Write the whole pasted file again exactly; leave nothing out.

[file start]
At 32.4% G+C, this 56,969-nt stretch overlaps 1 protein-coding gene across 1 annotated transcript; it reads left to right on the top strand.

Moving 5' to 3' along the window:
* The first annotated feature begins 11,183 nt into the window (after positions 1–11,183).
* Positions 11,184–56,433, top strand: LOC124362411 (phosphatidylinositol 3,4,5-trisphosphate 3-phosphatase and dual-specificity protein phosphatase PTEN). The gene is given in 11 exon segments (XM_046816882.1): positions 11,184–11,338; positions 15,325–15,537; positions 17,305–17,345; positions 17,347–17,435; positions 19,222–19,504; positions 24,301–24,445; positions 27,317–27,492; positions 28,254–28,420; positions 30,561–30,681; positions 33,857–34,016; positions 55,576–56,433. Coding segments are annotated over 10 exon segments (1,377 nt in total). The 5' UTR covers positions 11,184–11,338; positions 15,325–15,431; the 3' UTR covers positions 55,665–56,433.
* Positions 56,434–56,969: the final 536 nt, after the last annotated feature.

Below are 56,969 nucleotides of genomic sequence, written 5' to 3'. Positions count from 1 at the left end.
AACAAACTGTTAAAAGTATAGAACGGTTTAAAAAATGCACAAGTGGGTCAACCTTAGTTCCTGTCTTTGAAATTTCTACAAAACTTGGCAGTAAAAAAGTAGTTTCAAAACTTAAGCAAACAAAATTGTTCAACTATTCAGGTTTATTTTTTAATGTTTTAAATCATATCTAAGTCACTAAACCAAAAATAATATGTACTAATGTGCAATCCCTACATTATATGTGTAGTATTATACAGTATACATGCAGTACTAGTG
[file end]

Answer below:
At 32.4% G+C, this 56,969-nt stretch overlaps 1 protein-coding gene across 1 annotated transcript; it reads left to right on the top strand.

Moving 5' to 3' along the window:
* The first annotated feature begins 11,183 nt into the window (after positions 1–11,183).
* Positions 11,184–56,433, top strand: LOC124362411 (phosphatidylinositol 3,4,5-trisphosphate 3-phosphatase and dual-specificity protein phosphatase PTEN). The gene is given in 11 exon segments (XM_046816882.1): positions 11,184–11,338; positions 15,325–15,537; positions 17,305–17,345; positions 17,347–17,435; positions 19,222–19,504; positions 24,301–24,445; positions 27,317–27,492; positions 28,254–28,420; positions 30,561–30,681; positions 33,857–34,016; positions 55,576–56,433. Coding segments are annotated over 10 exon segments (1,377 nt in total). The 5' UTR covers positions 11,184–11,338; positions 15,325–15,431; the 3' UTR covers positions 55,665–56,433.
* Positions 56,434–56,969: the final 536 nt, after the last annotated feature.

Below are 56,969 nucleotides of genomic sequence, written 5' to 3'. Positions count from 1 at the left end.
AACAAACTGTTAAAAGTATAGAACGGTTTAAAAAATGCACAAGTGGGTCAACCTTAGTTCCTGTCTTTGAAATTTCTACAAAACTTGGCAGTAAAAAAGTAGTTTCAAAACTTAAGCAAACAAAATTGTTCAACTATTCAGGTTTATTTTTTAATGTTTTAAATCATATCTAAGTCACTAAACCAAAAATAATATGTACTAATGTGCAATCCCTACATTATATGTGTAGTATTATACAGTATACATGCAGTACTAGTG